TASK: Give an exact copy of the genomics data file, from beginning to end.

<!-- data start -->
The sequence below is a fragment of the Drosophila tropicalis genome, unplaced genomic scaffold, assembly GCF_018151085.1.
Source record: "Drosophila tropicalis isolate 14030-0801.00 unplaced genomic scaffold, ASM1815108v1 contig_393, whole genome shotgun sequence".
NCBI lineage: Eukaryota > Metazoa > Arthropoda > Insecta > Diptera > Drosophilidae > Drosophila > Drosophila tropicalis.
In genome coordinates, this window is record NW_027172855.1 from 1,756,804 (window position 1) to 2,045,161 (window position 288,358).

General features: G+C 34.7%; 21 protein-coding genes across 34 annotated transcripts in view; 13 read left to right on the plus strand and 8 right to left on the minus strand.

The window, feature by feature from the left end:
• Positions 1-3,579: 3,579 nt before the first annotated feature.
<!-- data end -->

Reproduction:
The sequence below is a fragment of the Drosophila tropicalis genome, unplaced genomic scaffold, assembly GCF_018151085.1.
Source record: "Drosophila tropicalis isolate 14030-0801.00 unplaced genomic scaffold, ASM1815108v1 contig_393, whole genome shotgun sequence".
NCBI lineage: Eukaryota > Metazoa > Arthropoda > Insecta > Diptera > Drosophilidae > Drosophila > Drosophila tropicalis.
In genome coordinates, this window is record NW_027172855.1 from 1,756,804 (window position 1) to 2,045,161 (window position 288,358).

General features: G+C 34.7%; 21 protein-coding genes across 34 annotated transcripts in view; 13 read left to right on the plus strand and 8 right to left on the minus strand.

The window, feature by feature from the left end:
• Positions 1-3,579: 3,579 nt before the first annotated feature.